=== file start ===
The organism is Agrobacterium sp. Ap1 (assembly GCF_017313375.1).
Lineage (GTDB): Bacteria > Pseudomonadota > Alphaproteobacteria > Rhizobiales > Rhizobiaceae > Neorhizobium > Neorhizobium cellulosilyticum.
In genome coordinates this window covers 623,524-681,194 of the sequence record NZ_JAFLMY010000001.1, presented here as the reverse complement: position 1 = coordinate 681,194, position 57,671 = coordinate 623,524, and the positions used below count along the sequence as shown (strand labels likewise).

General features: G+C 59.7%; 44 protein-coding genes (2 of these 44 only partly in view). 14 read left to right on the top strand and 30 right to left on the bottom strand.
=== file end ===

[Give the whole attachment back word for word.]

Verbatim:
The organism is Agrobacterium sp. Ap1 (assembly GCF_017313375.1).
Lineage (GTDB): Bacteria > Pseudomonadota > Alphaproteobacteria > Rhizobiales > Rhizobiaceae > Neorhizobium > Neorhizobium cellulosilyticum.
In genome coordinates this window covers 623,524-681,194 of the sequence record NZ_JAFLMY010000001.1, presented here as the reverse complement: position 1 = coordinate 681,194, position 57,671 = coordinate 623,524, and the positions used below count along the sequence as shown (strand labels likewise).

General features: G+C 59.7%; 44 protein-coding genes (2 of these 44 only partly in view). 14 read left to right on the top strand and 30 right to left on the bottom strand.